1. The Task
  2. The Features
  3. The Stack

NLP, ML frameworks, and cloud infrastructure have evolved considerably in 2022. This post sets out an opinionated technology stack template for common NLP tasks.

The Task

  • Part 1. Fine-tuning and training (YOU ARE HERE).
  • Part 2. Deployment and inference.

Part 1 in this post will focus on the stack for training and fine-tuning Large Language Models (LLM) within the current most performant transfer-learning paradigm using transformer architecture.

The Features

The required features based in personal experience and common stack with multiple clients and academic research. Of course, different use-cases will require different tech and the cost-benefit calculation is made on a case-by-case basis. You might not even need deep learning or transformers at all. The proposed stack is likely over-specced for many NLP tasks and can/should be trimmed down as-needed.

  • Typed Python stack with test-driven development and linting. For hardcore modeling purposes, Typed Python is arguably not very useful (everything’s a torch.Tensor or a well-defined module within torch.nn). But for all the scaffolding and data pipelining, type hinting assures safety and correctness. Easy speed gains with “mypyc” compiling is in its infancy and will probably not be prime-time ready in 2023, but who knows?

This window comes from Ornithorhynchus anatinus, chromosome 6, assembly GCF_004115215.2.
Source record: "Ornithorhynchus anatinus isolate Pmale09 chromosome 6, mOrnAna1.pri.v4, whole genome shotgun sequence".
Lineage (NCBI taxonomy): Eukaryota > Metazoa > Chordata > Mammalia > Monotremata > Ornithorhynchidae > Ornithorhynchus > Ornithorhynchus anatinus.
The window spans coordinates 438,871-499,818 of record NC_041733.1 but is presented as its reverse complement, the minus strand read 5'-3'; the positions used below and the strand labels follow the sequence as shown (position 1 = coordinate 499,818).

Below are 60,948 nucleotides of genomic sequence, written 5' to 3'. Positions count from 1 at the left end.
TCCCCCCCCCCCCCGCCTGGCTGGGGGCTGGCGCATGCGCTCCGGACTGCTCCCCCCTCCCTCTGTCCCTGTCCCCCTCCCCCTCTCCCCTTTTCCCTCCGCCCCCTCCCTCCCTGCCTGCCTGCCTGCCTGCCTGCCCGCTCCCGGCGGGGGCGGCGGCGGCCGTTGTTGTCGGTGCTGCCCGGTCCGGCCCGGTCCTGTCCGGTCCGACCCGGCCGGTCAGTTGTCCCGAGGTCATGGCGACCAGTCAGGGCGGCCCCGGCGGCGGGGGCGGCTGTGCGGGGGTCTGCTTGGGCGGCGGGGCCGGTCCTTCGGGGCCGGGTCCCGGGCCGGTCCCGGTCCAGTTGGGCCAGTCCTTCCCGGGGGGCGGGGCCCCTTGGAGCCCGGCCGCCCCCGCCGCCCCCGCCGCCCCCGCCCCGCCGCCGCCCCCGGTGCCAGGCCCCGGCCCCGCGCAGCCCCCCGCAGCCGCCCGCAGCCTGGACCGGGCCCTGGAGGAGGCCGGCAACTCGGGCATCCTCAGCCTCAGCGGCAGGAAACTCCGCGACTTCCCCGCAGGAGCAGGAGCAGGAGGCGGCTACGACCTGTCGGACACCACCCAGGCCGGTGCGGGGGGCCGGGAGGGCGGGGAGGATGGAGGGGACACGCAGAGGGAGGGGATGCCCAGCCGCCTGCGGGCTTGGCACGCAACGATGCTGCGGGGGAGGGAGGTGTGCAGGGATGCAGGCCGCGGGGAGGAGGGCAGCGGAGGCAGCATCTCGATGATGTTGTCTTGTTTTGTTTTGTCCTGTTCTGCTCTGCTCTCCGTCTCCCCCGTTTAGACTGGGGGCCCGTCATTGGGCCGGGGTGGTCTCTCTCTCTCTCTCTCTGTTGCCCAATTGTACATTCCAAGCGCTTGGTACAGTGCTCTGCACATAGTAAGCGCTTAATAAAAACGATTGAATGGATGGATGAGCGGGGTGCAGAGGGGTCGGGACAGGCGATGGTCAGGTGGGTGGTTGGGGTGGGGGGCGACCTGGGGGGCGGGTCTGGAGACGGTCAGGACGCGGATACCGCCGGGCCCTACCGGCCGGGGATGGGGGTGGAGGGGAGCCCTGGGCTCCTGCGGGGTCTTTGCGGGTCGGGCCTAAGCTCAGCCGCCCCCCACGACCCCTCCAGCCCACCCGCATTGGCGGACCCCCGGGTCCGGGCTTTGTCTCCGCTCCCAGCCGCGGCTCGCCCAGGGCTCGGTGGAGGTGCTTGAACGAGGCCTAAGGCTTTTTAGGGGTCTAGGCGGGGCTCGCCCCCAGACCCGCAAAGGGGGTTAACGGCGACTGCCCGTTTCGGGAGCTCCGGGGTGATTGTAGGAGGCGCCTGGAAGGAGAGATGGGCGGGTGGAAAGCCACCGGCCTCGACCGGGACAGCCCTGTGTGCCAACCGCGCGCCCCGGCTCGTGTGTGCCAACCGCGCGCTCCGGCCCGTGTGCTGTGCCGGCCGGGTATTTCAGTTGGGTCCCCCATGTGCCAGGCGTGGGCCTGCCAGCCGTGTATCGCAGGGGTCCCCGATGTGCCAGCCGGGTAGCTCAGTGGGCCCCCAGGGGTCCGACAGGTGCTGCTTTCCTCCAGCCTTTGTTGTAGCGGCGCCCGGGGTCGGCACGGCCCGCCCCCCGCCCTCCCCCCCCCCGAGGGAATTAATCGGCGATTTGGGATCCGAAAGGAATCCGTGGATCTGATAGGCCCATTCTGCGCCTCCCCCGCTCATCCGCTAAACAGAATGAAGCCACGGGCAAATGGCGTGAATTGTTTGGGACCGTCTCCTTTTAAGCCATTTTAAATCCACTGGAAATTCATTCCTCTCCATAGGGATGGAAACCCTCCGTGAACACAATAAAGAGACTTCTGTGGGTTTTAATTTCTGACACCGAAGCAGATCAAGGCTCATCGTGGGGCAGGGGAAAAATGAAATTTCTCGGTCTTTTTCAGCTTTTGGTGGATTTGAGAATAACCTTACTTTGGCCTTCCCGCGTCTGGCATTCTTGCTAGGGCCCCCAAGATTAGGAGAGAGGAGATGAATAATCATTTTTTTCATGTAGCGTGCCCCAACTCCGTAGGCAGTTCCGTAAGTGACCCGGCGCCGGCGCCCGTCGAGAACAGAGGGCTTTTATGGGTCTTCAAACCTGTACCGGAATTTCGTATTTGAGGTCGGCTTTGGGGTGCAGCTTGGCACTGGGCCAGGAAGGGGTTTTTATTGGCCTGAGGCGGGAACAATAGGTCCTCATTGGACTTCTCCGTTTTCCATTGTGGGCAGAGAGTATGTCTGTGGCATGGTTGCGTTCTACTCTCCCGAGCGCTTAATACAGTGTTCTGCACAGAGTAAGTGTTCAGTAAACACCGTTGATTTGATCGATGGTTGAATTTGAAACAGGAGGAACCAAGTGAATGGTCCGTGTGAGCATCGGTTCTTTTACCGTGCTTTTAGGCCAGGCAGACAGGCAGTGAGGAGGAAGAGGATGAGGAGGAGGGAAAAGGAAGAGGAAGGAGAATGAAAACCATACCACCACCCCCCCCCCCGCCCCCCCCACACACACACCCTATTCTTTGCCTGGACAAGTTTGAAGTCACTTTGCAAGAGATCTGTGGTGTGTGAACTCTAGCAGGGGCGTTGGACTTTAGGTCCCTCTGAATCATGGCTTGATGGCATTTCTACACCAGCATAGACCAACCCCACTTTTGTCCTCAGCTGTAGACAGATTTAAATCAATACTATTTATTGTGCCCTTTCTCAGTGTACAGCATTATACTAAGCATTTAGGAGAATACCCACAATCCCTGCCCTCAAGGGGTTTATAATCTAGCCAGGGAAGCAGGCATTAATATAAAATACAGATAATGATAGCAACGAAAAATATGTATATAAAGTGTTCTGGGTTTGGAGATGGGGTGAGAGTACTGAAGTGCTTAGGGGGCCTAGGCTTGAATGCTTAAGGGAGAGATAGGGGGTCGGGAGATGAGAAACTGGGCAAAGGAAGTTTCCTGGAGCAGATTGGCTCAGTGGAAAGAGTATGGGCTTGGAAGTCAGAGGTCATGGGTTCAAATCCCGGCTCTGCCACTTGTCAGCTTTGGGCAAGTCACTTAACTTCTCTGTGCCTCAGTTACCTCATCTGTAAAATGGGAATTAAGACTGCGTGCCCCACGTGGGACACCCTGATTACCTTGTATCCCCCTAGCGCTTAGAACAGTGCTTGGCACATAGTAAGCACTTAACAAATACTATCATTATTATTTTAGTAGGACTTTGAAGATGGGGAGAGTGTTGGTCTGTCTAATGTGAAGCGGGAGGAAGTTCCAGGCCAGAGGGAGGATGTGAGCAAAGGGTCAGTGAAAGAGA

• Train-time efficiency: make maximal use of plug-and-play solutions to cost-reduce training of PyTorch models with Automatic Mixed Precision and model compilation.
  • Checkpointing and model training monitoring: Good MLOps maintaining visibility on model lifecycle and data artifacts is key to success in ML projects.
  • Multi-cloud capable: This example will rely AWS services (S3 and Sagemaker). Cloud services change depending on your usecase/client so any provider-specific dependencies should not be integrated strongly. As a principle, you also want to minimize the amount of vendor-lockin and non-transferable “VendorOps”. We prefer mocked local-first development here.

The Stack

  • Generic Python development stack: Typed Python in test-driven development with decent linting.
    • CPython 3.11+: Python’s latest main version shows 10%-60% performance increase in common textfile-IO tasks thanks to the Faster CPython initiative. Pandas support for 3.11 is maturing but not yet benchmarked, performance improvements for common DataFrame operations will likely be modest.
    • poetry for package/venv management: Late 2021, Poetry has added the ability to target multiple environments (e.g. dev, prod) with named dependency groups eliminating its biggest drawback for full environment management. I used to recommend “pyenv+pipenv”, but no longer; Poetry has become a best-practices Swiss Army knife of Python packaging and venv’ing.
    • mypy for static type-checking with the local caching server for frictionless iterative development.
    • pytest for the testsuite with plug-ins as-needed.
  • PyTorch 2.0: A killer feature added to the new version of Pytorch is model compilation using TorchDynamo. 1.3-2x training speedup by simply adding model = torch.compile(model) to your existing code.
  • huggingface/transformers: we will rely on the huggingface ecosystem for ease-of-use and fast time-to-MVP using state-of-the-art models. While huggingface offers batteries-included cloud-services, we will only rely on them for local modeling, training, inference, and deployment functions to avoid vendor lockin.
    • huggingface/accelerate for significant training-time memory and speed gains.

A source-code template is available as a cookiecutter git repository. A base docker image on Dockerhub and buildfile is included.